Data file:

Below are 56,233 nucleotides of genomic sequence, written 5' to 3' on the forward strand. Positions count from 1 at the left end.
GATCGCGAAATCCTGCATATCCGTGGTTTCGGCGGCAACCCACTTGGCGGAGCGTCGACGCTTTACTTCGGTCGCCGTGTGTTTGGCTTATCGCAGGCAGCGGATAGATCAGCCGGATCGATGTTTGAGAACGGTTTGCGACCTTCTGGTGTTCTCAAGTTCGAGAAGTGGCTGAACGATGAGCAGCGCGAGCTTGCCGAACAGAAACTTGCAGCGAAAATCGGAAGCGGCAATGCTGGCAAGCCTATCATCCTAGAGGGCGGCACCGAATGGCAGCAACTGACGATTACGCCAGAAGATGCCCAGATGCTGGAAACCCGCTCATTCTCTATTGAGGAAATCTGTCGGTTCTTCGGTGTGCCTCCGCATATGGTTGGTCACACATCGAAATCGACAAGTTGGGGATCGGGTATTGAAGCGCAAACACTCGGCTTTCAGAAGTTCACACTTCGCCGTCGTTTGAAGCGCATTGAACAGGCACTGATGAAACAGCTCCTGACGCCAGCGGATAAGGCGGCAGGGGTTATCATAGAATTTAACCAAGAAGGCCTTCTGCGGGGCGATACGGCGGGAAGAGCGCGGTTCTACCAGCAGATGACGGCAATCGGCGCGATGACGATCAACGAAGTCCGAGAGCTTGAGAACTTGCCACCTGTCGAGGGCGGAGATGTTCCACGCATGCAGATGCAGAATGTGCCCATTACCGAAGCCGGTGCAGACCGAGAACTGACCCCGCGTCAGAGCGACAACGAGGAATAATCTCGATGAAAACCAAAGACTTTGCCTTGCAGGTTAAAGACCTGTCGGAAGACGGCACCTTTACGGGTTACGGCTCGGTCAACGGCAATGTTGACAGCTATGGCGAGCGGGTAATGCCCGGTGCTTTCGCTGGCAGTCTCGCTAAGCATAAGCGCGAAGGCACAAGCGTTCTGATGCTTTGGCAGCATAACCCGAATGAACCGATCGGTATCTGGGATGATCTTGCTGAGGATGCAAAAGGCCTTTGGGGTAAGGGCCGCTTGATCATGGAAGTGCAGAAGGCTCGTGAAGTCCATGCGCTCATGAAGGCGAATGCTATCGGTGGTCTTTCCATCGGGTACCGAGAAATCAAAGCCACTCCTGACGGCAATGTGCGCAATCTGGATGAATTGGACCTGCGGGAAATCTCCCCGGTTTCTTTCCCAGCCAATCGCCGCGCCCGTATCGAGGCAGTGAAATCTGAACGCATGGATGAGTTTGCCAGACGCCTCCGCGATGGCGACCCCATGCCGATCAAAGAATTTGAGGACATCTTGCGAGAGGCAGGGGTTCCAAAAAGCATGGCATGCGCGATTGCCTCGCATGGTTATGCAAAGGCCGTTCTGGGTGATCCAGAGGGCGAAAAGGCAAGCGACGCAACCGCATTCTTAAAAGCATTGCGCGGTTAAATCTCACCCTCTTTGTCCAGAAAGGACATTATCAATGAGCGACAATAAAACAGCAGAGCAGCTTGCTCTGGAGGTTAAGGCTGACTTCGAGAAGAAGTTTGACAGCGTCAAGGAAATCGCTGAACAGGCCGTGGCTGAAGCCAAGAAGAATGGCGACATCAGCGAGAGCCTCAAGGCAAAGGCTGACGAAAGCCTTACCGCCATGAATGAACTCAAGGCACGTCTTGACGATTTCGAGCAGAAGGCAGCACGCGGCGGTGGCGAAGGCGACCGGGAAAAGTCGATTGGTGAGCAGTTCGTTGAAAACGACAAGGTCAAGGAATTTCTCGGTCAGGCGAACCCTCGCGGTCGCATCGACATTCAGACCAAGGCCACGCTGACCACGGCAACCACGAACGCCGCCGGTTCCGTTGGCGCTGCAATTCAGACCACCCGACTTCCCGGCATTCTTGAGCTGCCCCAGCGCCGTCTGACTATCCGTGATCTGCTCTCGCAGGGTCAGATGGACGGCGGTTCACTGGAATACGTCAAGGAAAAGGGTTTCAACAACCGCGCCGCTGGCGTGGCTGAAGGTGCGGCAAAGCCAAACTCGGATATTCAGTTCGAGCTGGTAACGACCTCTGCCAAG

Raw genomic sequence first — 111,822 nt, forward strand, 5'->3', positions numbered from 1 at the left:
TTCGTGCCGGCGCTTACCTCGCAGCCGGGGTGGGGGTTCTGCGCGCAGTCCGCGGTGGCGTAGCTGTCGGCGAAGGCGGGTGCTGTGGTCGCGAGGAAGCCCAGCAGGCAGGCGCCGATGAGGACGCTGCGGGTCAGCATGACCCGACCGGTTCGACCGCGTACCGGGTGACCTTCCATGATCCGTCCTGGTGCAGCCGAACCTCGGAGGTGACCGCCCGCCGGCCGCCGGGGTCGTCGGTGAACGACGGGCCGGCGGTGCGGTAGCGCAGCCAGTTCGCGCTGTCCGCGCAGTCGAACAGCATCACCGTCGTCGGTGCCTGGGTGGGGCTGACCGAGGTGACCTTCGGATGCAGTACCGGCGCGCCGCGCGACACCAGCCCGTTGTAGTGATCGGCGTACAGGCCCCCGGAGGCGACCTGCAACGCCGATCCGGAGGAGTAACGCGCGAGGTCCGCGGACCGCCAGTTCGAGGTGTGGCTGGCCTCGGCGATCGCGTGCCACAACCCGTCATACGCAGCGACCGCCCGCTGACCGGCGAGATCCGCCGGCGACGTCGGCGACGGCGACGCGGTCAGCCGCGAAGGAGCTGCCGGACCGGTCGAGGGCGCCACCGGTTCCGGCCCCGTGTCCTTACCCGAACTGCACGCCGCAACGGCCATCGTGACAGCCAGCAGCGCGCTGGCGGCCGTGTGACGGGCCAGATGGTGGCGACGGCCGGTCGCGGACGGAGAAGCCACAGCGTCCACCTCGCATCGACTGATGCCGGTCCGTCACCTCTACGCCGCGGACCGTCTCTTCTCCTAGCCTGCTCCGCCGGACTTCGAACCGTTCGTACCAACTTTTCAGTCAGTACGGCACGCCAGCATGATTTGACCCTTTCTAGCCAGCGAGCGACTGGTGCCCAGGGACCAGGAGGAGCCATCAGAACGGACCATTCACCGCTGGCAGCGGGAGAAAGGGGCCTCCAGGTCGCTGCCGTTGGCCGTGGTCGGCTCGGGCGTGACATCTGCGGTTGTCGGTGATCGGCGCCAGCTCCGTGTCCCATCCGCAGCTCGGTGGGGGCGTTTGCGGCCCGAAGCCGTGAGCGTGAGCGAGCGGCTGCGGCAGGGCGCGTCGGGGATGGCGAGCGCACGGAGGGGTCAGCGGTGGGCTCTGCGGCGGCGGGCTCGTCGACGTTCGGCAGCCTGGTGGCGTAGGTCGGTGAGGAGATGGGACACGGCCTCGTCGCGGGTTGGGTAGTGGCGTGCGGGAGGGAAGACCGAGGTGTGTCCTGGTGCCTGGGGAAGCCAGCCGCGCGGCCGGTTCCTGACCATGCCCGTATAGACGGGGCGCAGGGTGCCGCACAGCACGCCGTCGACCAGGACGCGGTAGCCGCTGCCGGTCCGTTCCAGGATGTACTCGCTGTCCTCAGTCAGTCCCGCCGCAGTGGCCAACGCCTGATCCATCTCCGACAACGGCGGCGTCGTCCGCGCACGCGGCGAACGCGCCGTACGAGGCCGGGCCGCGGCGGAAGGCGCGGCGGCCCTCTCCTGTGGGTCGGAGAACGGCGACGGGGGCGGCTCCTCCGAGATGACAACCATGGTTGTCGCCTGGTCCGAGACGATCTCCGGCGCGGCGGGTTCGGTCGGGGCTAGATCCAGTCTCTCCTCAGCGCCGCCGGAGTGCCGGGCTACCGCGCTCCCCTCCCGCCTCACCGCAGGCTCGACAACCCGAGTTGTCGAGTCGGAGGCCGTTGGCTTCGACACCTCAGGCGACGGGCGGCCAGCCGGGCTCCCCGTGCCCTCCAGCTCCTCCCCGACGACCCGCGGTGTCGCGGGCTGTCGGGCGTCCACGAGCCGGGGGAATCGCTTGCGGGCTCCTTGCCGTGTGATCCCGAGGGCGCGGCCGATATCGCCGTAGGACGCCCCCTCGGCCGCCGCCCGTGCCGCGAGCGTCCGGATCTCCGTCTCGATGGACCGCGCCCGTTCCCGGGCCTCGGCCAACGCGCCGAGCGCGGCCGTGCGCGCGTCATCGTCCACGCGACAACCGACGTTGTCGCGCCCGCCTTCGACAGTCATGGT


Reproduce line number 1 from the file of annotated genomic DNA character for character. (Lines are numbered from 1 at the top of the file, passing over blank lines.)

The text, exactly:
Below are 56,233 nucleotides of genomic sequence, written 5' to 3' on the forward strand. Positions count from 1 at the left end.